Navigating travel as a plus-size person can come with some challenges, but these tips and resources can make it a smooth experience.
There is an abundance of plus-size travelers sharing their experiences flying on social media. These are a helpful conversations and recommendations to have accessible. These personal experiences help other travelers know what to expect or something they had not considered. Of all the questions and conversations aroundn plus-size travel, one recurring concern shared on social media is flying. Here are some common worries and ways to address them.
The Second Seat
Although the policy verbiage varies, all airlines have a similar stance on when a customer should procure a second seat. If you cannot purchase a second seat due to finances or the flight being sold-out, you might have to take the next flight.
Southwest is often the most popular airline amongst the plus-size travel community due to its customer-of-size policy. The policy allows a passenger to secure a second seat for each leg of their flight. Per their website, “The armrest is the definitive gauge for a Customer of size. It serves as the boundary between seats. If you’re unable to lower both armrests and/or encroach upon any portion of a seat next to you, you need a second seat.”
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Customers can pre-purchase the second seat when they make their reservation. The cost of the second seat gets refunded after travel. Flyers can also ask to use the customer-of-size policy at the ticketing counter. With this option, the customer does not need to pay for a second seat. While I opt for the latter during peak times, it is riskier since it may not be available.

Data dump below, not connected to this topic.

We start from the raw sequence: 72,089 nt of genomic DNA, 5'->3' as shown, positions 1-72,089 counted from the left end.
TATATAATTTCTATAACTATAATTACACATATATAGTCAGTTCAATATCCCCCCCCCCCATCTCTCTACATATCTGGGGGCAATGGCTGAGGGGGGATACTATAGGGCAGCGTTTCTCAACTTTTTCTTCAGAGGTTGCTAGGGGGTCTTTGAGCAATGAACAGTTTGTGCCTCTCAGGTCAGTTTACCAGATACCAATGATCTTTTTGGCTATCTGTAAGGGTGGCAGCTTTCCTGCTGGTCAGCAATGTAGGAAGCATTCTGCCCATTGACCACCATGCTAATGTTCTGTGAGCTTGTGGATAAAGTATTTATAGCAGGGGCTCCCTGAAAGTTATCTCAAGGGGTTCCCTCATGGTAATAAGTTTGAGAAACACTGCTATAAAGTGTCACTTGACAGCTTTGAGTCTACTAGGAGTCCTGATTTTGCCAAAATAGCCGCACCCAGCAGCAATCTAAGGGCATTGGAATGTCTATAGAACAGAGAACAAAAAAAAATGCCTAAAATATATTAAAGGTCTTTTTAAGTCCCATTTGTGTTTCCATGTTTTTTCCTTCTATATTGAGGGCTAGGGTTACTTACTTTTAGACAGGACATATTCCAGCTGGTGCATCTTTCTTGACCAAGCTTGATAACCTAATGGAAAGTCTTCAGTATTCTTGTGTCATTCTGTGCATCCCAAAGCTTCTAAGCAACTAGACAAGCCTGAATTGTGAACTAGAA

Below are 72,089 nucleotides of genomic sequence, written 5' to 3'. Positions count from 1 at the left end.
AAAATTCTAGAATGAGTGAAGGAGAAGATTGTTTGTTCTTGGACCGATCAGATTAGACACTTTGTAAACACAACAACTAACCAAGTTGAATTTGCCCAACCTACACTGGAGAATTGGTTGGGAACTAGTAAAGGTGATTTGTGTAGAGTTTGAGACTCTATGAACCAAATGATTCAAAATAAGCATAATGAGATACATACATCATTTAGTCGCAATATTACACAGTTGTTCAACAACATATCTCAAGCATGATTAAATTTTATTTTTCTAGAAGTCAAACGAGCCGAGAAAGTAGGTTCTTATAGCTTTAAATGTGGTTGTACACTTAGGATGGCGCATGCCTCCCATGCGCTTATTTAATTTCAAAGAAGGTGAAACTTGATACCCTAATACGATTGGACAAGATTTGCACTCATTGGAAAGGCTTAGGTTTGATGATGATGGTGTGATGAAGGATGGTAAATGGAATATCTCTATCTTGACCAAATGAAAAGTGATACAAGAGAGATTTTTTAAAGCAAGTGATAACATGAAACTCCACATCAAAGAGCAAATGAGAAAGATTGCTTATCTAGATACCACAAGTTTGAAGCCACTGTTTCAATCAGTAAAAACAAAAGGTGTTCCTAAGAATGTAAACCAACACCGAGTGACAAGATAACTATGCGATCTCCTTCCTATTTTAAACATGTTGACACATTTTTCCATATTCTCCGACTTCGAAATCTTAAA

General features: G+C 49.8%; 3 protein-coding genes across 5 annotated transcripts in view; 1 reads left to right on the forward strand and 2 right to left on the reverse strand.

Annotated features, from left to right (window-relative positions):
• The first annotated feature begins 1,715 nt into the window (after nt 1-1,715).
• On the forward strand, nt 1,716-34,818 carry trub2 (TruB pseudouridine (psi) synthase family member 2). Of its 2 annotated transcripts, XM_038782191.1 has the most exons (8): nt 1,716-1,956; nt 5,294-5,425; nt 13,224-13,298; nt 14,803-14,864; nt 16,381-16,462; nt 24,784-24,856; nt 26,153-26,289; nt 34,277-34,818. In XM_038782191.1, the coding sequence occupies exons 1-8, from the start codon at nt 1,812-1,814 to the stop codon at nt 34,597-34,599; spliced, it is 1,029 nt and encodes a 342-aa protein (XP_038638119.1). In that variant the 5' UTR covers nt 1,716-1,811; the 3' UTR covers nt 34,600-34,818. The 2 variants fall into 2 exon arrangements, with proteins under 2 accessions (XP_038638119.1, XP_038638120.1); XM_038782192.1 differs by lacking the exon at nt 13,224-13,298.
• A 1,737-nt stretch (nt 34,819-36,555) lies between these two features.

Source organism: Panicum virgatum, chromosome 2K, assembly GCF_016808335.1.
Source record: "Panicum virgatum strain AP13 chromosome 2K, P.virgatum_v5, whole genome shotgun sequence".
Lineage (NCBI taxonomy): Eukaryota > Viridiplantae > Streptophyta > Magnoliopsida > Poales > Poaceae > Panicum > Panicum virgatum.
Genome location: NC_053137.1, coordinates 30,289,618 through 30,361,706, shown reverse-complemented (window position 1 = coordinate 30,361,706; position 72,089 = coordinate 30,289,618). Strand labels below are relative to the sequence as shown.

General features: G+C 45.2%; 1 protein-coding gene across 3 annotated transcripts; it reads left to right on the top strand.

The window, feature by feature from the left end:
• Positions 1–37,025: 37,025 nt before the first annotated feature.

For Delta Air Lines, the policy is different.
“Delta does not require a passenger who needs a seatbelt extender or is unable to lower the armrest to purchase an additional seat. However, please be aware that if a passenger impedes another passenger, they may be asked to move to another location that provides additional space, or in the event of a full flight, be asked to take a later flight with available seating.
To avoid this situation and for the passengers’ personal comfort, Delta recommends that passengers purchase an additional seat.”
Delta does not refund customers who need to purchase a second seat. I contacted customer service after a flight to request a refund because the flight was not at capacity. In other words, there wasn’t anyone else assigned to my row. Or there were other empty rows on the aircraft. As a gesture of good faith, they did issue a refund even though it is not their standard practice. I have had the same experience with American Airlines. It is also an option with Alaska Airlines. Customers who were not on a full flight can have the price of their second seat refunded by filling out this form.
To date, the only other airline with a customer-of-size policy that allows a larger passenger to procure a second seat for free is Air Canada. However, they are limited to only domestic flights within Canada and a form to be filled out by the passenger’s doctor.